Animal cruelty blights our society
One of the measures of a civilised society is how it treats its animals. Any stranger reading our newspaper or listening to the radio could be forgiven for thinking that Northern Ireland fails that test, given the number of animal abuse and cruelty cases reported on a regular basis.
By any measure the attack on a cat in Hillsborough, which we report today, is a shocking example of how low some people can sink. Someone set fire to the family pet, causing grievous injuries to the animal, which is adored by the two little girls who own it.
They will naturally be distraught when they learn exactly what happened to the animal, and their young minds will likely be unable to comprehend how anyone could be so cruel to a defenceless pet.
This is the sort of wanton cruelty which this newspaper has campaigned vigorously against for some time. And we can claim some credit for the recent decision by Justice Minister David Ford to increase the maximum prison term for animal abuse from two years to five years, and the maximum fine from £5,000 to £20,000.
There was a public outcry when members of a notorious dog-fighting ring from east Belfast walked free from court after being handed suspended jail terms. The abuse, which included letting dogs rip a cat to pieces, was described by animal welfare campaigners as among the most horrific cases ever witnessed in the province. Even police were shocked that none of the gang was sent to jail.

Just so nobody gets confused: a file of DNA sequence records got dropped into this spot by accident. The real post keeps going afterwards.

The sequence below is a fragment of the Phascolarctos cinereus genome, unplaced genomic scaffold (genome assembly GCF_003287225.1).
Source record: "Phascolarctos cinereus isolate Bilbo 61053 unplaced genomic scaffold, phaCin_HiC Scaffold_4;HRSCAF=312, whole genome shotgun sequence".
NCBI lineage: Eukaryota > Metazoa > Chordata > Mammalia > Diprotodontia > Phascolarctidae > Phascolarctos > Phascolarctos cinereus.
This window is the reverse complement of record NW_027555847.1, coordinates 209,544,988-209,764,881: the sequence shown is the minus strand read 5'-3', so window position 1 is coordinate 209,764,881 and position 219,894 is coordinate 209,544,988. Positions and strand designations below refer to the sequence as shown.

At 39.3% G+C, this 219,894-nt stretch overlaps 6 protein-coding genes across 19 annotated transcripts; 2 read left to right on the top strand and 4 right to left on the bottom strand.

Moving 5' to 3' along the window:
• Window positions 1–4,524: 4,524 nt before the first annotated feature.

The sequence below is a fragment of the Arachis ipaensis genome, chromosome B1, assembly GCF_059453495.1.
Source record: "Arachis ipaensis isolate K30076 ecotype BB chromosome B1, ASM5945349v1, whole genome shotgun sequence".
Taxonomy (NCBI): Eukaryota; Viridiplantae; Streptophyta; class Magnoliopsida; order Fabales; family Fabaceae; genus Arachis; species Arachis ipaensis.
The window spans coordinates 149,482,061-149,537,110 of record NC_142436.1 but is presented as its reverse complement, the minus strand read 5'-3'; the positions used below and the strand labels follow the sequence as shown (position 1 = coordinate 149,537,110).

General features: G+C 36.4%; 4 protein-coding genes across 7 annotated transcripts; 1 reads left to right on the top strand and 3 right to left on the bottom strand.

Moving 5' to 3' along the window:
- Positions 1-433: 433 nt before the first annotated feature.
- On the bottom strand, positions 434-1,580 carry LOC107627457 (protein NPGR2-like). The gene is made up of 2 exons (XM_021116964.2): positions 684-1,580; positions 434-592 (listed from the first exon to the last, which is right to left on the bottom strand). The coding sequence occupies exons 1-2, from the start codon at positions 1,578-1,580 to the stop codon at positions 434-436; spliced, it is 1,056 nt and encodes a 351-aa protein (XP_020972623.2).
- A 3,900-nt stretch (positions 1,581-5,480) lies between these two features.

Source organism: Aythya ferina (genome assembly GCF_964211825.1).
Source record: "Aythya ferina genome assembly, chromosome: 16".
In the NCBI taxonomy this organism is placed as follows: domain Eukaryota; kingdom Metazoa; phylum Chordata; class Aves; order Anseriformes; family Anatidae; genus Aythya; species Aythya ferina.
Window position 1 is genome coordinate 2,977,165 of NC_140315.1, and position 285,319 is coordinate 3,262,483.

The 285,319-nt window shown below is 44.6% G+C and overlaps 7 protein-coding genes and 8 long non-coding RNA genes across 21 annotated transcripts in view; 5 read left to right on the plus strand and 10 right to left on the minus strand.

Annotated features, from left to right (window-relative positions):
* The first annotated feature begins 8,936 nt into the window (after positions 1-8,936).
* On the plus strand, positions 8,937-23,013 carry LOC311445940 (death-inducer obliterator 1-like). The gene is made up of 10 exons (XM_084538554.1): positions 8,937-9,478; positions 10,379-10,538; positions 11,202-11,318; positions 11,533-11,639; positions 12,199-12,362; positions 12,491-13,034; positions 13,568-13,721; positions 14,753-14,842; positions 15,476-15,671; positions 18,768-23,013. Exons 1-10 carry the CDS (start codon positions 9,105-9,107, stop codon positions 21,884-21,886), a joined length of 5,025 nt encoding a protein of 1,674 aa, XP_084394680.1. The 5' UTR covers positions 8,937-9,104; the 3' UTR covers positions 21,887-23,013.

However, when the tougher sentencing guidelines become effective, judges will have more discretion to send offenders to jail.
Certainly, the public will expect a crackdown on those convicted of serious animal abuse, including the handing out of deterrent sentences.
Animal abuse must be judged as a serious crime. It takes a particularly warped mentality to inflict harm on any animal, yet it is obvious that there are a significant number of people who are capable of such acts.
In the case of the latest attack on the cat in Hillsborough, anyone with information about who was responsible should pass that on to the PSNI, so that the offenders can be arrested, charged and hopefully convicted in due course.
We cannot be deaf to the pitiful cries of abused animals or the sorrow of their loving owners.